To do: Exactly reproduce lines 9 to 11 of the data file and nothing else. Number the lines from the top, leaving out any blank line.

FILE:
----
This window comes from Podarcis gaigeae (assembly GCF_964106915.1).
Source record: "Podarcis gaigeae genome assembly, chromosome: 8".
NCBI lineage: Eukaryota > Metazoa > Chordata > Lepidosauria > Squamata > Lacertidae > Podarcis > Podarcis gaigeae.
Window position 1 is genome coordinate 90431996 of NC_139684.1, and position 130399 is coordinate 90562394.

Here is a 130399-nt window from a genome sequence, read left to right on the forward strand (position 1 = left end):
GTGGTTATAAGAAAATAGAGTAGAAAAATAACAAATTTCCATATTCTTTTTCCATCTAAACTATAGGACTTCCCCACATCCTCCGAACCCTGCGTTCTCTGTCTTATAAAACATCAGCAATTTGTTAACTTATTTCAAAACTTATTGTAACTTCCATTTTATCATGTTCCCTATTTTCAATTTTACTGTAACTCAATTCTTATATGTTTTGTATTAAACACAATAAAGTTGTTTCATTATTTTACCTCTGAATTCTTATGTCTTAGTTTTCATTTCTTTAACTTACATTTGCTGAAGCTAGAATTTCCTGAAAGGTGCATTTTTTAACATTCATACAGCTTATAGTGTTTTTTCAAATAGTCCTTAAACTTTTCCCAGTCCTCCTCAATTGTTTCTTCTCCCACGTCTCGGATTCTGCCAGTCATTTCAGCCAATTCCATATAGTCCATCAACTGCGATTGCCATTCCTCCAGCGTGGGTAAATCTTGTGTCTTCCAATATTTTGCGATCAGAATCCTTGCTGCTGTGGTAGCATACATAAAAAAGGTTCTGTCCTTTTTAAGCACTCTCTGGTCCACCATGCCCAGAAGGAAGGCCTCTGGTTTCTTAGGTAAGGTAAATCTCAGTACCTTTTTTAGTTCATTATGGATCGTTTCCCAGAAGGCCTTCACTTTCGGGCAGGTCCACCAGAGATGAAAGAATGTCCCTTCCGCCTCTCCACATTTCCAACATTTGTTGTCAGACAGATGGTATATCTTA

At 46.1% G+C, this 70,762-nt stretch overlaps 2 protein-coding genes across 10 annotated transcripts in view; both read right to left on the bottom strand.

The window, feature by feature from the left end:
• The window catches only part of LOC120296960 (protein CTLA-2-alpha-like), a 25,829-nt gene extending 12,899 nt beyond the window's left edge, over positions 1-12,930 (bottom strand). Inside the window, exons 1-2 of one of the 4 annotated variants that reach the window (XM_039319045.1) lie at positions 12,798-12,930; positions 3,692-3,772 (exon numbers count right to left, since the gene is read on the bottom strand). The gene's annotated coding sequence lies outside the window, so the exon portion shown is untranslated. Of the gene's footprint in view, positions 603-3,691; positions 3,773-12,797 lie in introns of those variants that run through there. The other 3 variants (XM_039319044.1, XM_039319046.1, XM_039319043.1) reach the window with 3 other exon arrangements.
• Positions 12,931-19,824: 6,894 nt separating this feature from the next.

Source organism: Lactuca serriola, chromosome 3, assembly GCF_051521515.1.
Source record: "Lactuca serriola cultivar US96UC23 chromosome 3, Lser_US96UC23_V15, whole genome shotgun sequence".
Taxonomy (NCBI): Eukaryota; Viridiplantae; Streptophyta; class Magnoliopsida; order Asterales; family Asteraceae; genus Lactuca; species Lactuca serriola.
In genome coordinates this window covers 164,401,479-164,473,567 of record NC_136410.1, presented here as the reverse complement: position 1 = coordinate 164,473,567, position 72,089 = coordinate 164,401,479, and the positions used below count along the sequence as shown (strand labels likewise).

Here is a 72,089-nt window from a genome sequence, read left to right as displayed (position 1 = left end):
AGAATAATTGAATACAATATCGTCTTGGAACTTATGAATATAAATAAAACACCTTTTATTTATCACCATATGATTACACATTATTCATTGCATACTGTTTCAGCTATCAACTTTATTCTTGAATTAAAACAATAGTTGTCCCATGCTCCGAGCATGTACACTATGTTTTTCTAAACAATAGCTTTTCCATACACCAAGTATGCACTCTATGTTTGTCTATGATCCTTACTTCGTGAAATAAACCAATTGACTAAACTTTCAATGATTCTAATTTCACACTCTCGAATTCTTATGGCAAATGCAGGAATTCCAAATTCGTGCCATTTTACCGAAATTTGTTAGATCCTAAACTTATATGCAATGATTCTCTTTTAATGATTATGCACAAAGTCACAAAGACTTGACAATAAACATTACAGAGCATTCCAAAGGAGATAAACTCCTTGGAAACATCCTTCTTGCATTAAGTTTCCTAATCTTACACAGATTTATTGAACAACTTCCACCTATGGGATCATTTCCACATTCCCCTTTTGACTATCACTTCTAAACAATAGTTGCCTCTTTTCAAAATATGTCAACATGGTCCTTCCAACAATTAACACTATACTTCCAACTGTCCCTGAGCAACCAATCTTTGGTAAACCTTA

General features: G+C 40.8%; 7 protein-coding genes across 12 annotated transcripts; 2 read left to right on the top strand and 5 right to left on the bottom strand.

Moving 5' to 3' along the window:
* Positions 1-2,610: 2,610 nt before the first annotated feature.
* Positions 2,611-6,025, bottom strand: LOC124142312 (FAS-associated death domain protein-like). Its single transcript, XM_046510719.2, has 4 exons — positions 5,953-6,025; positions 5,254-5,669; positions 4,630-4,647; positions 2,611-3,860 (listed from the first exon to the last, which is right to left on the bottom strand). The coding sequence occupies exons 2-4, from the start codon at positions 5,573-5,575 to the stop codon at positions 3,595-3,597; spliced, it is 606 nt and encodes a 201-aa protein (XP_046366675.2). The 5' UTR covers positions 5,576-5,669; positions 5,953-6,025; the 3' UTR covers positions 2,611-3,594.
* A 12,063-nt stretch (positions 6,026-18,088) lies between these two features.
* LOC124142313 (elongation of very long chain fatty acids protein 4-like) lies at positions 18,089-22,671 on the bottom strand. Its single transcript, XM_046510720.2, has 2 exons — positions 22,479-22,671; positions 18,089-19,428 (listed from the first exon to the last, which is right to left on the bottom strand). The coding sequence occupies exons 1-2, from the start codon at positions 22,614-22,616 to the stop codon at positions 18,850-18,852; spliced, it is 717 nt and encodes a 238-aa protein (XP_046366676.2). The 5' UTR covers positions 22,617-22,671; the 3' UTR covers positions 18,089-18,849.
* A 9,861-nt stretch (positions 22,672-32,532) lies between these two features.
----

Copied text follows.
• The window catches only part of LOC120296960 (protein CTLA-2-alpha-like), a 25,829-nt gene extending 12,899 nt beyond the window's left edge, over positions 1-12,930 (bottom strand). Inside the window, exons 1-2 of one of the 4 annotated variants that reach the window (XM_039319045.1) lie at positions 12,798-12,930; positions 3,692-3,772 (exon numbers count right to left, since the gene is read on the bottom strand). The gene's annotated coding sequence lies outside the window, so the exon portion shown is untranslated. Of the gene's footprint in view, positions 603-3,691; positions 3,773-12,797 lie in introns of those variants that run through there. The other 3 variants (XM_039319044.1, XM_039319046.1, XM_039319043.1) reach the window with 3 other exon arrangements.
• Positions 12,931-19,824: 6,894 nt separating this feature from the next.

Source organism: Lactuca serriola, chromosome 3, assembly GCF_051521515.1.